Should Safe Harbors Apply To TV Advertising As Well?
from the seems-reasonable dept
Paul Alan Levy alerts us to an interesting situation (and question raised) involving General Motors appearing to suppress speech that it did not like, and wonders if Section 230 safe harbors should apply in broader media, as well. The case involves a consumer group that was concerned that the bankruptcy restructuring that General Motors is going through would protect it from certain liability claims from owners of cars with defects. So, they took their case to the public by creating a TV commercial and buying airtime via Comcast. GM, rather than refute the content of the ad, simply told Comcast that the ad contained inaccuracies, so Comcast pulled down the ad. However, as Levy notes, this allows GM to suppress the ad at the moment when it would be most effective, without ever needing to prove the inaccuracies (or respond to the “accuracies” of the ad).
In the last few months, we’ve seen some claim that Section 230 safe harbors should be scaled back because it’s somehow “unfair” to treat online different than offline. I’ve taken issue with that line of reasoning, because in most cases the situations are quite different. The purpose of the safe harbors is to prevent the platform for being blamed for the actions of a user. But in a traditional newspaper, we’re talking about content that has been approved and put in place by an editor.
Levy takes that point into account, but suggests why expanding (rather than limiting) Section 230 might make sense here:
There are, of course, significant differences between the burdens that a cable company like Comcast faces with respect to assessing ads and the situation facing an Internet host (such as Comcast, wearing a different hat) that enjoys the protection of Section 230. There are only so many hours on which ads can be shown on cable; and when Comcast receives a proposed ad, it must take the step of placing those advertisements amidst its programming. Thus, Comcast is in a position to perform pre-broadcast review of the text. This is very unlike the situation facing the provide of an online interactive computer service, which allows thousand or even millions of users to place content online with not opportunity for review. And equally important, Comcast earns significant revenues from each broadcast of a single ad, and hence is able to offset its profits from those broadcasts against the cost of review. This is unlike the situation for most statements posted online, with respect to which the host earns tiny sums, at best, either through a modest monthly fee for web server space, or through advertising on the web page.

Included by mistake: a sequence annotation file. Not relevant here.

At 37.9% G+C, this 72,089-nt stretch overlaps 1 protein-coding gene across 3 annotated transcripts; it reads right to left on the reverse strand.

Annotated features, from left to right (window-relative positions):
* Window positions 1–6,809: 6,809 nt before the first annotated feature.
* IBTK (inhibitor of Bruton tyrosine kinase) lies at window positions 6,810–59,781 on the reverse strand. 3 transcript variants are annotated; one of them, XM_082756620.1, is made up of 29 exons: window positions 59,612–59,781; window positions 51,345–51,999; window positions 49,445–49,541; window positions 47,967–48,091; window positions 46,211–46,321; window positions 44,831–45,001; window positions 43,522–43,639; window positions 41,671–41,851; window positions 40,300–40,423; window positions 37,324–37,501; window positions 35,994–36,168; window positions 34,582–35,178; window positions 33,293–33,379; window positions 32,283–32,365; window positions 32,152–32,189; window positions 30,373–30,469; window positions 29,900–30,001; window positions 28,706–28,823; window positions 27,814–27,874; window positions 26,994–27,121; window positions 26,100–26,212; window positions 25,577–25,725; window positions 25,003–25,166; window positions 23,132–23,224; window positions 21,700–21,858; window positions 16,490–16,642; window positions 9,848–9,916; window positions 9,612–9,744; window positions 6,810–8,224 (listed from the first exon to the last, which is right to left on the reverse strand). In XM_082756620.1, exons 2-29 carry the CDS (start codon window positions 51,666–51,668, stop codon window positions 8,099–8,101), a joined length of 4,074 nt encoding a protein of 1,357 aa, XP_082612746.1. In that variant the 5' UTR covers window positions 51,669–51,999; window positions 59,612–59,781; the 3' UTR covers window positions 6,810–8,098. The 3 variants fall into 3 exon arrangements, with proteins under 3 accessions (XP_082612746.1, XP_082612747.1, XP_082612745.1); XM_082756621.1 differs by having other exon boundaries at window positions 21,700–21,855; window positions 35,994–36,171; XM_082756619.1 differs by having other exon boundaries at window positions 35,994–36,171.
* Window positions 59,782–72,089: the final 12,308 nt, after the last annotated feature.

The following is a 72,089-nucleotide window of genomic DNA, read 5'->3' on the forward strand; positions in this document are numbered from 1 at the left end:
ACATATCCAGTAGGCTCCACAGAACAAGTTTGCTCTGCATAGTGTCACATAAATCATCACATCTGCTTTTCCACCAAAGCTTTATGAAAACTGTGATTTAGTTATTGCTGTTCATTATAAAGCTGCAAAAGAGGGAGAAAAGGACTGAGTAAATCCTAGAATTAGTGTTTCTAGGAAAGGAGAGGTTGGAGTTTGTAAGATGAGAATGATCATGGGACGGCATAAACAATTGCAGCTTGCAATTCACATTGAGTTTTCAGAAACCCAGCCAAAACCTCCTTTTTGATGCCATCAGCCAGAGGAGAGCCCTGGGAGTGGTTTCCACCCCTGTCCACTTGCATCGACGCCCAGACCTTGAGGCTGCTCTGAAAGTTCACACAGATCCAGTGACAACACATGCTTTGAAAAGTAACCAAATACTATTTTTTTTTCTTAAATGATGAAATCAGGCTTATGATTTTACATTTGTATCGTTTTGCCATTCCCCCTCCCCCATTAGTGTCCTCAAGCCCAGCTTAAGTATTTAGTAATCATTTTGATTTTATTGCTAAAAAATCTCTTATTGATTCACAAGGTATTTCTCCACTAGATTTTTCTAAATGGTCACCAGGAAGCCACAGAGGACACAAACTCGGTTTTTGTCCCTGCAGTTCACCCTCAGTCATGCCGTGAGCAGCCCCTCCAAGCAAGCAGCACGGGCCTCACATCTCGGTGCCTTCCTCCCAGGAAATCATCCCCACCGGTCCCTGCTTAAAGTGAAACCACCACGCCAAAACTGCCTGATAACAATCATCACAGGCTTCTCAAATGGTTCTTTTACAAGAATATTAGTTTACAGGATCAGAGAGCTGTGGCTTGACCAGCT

But the potential impact on speech is the same — the sponsor of a message on an important issue of public policy sees its message suppressed merely by claims of inaccuracy. Why should the broadcaster face the prospect of secondary liability for carrying the ad, and why shouldn’t the opponent of the speech be put to the burden of responding in the marketplace of ideas and, if it really wants to suppress the speech, why shouldn’t it have to go to court and persuade a judge that the speech is both false and defamatory before it gets the relief of suppressing the speech?
This makes a rather compelling point. While I still argue the entire concept of safe harbors like this shouldn’t be needed if common sense worked, since common sense isn’t so common these days, it does make sense to include safe harbors for situations like this where the company that acts as the “platform” has no reasonable expectation to thoroughly research the content first.